10 Ways to Save Money on Cable and Streaming TV

Our TV experts suggest 10 ways to save money on cable, satellite, and streaming TV services.

Inflation is jacking up prices everywhere, and entertainment is always the first budget-cut. Here are some money-saving tips on TV service to mitigate the sacrifice.

An over-the-shoulder shot of a man watching TV.

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Do due diligence

Have you ever gone to the grocery store without a shopping list and spent more than you should? Whether you’re buying groceries or TV service, a little planning goes a long way. Use these tips:

  • Determine how much you can afford to spend on TV.
  • Make a list of your needs (local channels, specific cable channels, DVR service) and wants (premium channels like HBO Max or sports add-ons like NFL SUNDAY TICKET).
  • Research cable TV providers in your area and see which ones have what you want for the price you can afford.
  • During your research, look out for any deals or promotions, or discounts for seniors, military, healthcare workers, teachers, and low-income families.
  • Stick to your budget. When ordering over the phone, politely decline any suggested additional services that don’t fit your plan.

Watch out for second-year price hikes

If a cable or satellite TV provider has you sign a two-year contract, you should know that your monthly payment will increase big-time in the second year. Find out the exact monthly price of your TV package in the second year.

Add the advertised first-year price and the second-year price, then divide by 2 to see the real price of your TV plan per month. If it scares you—and it probably will—try another provider.

Pro tip: To avoid a second-year price hike, try DISH Network. It has affordable, transparent pricing that’s guaranteed not to change for two years. And it’s our pick for the best overall TV provider.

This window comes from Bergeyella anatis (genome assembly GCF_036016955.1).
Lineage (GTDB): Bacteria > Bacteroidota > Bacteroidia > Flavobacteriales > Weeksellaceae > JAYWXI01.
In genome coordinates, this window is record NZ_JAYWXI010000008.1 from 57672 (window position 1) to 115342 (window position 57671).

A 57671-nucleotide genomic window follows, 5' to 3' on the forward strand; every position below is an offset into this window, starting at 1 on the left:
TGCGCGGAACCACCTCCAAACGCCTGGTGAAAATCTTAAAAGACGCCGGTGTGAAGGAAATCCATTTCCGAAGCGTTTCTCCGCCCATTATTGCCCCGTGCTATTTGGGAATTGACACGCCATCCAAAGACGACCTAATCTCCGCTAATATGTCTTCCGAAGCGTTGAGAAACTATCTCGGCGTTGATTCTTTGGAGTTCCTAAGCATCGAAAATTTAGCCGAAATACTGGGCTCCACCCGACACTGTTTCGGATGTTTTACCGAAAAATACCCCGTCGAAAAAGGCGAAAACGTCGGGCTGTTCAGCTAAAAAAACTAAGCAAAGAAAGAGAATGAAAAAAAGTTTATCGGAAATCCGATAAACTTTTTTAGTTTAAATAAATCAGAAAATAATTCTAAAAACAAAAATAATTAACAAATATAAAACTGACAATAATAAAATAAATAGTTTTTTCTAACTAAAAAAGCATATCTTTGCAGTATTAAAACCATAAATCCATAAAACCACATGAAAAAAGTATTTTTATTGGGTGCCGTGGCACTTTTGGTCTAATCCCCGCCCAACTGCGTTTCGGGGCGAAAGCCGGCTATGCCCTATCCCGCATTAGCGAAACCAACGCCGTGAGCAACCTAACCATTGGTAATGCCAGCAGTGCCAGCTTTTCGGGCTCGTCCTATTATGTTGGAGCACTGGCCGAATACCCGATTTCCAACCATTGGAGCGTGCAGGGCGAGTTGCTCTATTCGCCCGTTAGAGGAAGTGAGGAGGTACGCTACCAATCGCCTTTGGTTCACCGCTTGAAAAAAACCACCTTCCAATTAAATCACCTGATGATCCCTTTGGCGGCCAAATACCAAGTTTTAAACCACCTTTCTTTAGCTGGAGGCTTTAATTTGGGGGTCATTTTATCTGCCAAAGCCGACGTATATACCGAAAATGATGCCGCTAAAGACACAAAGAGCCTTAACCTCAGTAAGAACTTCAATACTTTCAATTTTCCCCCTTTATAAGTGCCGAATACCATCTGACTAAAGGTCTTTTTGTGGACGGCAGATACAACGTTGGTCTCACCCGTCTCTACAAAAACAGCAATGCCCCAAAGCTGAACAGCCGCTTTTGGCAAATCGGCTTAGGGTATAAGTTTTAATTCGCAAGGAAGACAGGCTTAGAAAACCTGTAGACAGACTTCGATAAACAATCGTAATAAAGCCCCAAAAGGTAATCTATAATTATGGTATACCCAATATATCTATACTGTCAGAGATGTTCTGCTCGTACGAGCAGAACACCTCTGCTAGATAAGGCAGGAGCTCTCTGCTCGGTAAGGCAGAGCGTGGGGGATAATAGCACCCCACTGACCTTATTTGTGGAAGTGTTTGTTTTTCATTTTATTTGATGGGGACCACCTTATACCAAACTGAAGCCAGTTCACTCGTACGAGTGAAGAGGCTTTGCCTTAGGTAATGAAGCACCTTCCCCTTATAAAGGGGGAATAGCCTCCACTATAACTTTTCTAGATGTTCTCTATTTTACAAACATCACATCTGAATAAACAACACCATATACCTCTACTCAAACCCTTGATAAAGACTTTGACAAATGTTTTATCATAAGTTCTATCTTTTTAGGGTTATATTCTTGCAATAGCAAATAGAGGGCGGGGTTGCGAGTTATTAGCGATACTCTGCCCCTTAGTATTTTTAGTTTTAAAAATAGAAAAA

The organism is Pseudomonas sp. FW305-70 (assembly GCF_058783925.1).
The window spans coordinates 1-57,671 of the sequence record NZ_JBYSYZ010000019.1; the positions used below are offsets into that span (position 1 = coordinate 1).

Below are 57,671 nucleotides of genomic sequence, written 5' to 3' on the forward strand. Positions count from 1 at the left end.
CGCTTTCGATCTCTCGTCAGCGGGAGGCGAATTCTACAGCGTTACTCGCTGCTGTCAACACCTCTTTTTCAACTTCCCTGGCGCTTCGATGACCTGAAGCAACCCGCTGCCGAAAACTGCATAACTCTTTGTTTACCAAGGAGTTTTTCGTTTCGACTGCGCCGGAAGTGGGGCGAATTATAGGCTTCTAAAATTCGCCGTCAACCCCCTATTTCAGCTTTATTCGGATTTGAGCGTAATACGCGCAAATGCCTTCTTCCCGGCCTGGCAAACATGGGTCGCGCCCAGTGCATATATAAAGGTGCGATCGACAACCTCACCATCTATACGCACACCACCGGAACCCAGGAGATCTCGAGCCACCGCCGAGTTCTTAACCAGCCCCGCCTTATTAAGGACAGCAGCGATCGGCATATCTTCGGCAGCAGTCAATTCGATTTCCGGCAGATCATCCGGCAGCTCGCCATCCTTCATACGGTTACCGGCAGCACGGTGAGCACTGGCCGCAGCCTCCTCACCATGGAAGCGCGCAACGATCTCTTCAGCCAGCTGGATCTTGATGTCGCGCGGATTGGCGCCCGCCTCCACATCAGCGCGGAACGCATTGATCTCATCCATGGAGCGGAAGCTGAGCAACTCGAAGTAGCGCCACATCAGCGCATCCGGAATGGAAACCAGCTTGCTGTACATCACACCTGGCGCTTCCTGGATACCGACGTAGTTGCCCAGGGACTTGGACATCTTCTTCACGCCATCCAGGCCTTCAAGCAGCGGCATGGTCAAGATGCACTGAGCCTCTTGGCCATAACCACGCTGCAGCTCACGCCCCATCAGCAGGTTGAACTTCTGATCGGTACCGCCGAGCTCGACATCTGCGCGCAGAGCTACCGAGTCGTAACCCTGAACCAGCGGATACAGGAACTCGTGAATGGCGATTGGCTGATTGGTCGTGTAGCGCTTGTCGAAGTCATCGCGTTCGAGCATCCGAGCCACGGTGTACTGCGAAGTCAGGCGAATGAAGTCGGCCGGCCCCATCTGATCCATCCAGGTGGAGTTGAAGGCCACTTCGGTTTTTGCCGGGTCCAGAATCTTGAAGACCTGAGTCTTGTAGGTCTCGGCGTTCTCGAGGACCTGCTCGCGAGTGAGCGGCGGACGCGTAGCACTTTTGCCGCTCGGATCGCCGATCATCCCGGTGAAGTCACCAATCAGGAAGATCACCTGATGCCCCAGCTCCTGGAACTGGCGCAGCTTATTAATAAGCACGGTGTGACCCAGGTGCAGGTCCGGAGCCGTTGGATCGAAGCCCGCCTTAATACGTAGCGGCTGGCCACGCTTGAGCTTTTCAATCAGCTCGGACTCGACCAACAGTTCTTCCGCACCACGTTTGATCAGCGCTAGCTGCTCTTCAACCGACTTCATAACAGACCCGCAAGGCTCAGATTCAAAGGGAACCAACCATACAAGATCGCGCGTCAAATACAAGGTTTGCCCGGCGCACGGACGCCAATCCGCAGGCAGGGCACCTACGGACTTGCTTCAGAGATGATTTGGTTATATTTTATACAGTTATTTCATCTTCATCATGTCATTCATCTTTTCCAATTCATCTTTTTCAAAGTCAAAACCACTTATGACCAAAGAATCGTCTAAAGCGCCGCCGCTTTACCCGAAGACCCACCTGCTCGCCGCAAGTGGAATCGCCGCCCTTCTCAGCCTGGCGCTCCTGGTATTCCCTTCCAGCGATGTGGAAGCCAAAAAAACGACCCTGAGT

Never, ever get a basic cable TV plan

Even if your TV needs are basic, basic cable plans are a terrible value. You’re paying $20–$60 a month for the same channels you’d get with an over-the-air (OTA) TV antenna, which costs only $25–$60 once. And they’re super easy to install.

Shop around instead of bundling

With almost every cable provider ditching bundling discounts and offering à la carte TV and internet plans, the only remaining benefit to bundling is having one bill for multiple services. And how much is that worth to you, really—especially if you make automatic payments?

If you shop around for the best deals on TV and internet service in your area, you’ll probably still be able to save money. And you’ll also have the option of choosing simpler, more flexible—and often more affordable—live TV streaming services instead of cable or satellite TV.

Bundle streaming services

Mixing and matching streaming services beats virtually any cable or satellite TV package in terms of content, flexibility, simplicity, and—best of all—price. In our guide, 8 Streaming Bundles to Replace Cable, we offer the following:

  • Suggested—and customizable—configurations of live TV and on-demand streaming services for movie lovers, binge-watchers, sports fans, families, tight budgets, and more.
  • Information on how to create your own custom streaming service bundles.
  • Our thoughts on existing streaming bundles (AMC+, SHOWTIME/Paramount+, and the Disney bundles) that can save you even more money.

Choose annual streaming subscriptions—if you can afford them

If you can afford the substantial up-front cost of annual streaming subscriptions ($30–$100 a year per service), you can save 16%–40% on your streaming TV bill.

Actually use your streaming services

Since many streaming services are under $10 a month, it’s easy to have too many subscriptions—and small amounts add up. If you find yourself binge-watching mostly Netflix series and never watching Disney+ ($7.99 a month), Shudder ($6.99 a month), or Paramount+ ($9.99 a month), you’re wasting $25 every month.

Streaming services don’t have contracts, so don’t be afraid to cancel them. You can always subscribe again later.

An over-the-shoulder picture of a man watching Netflix and eating popcorn

Free trials are your friend

Almost every streaming TV service offers at least a free 7-day trial. Some even give you 30 days free. Take advantage of them, because free is free—and, if you don’t like the service, you’ve already saved money by canceling before the trial period ends.

Embrace free streaming TV services

There are so many free, ad-supported streaming TV services with live channels and on-demand content. Yes, ad breaks are tedious—but you’ll get used to them when you’re able to access so many movies and shows. We recommend Pluto and Tubi to start.

Negotiate with your TV provider

If you’re near the end of your cable or satellite TV contract, your payment is about to go up. Call your TV provider and politely explain that you’d rather switch providers than pay the higher rate. Many providers will offer a discount or a special package to keep your business. For more tips, check out our guide on negotiating your cable bill.

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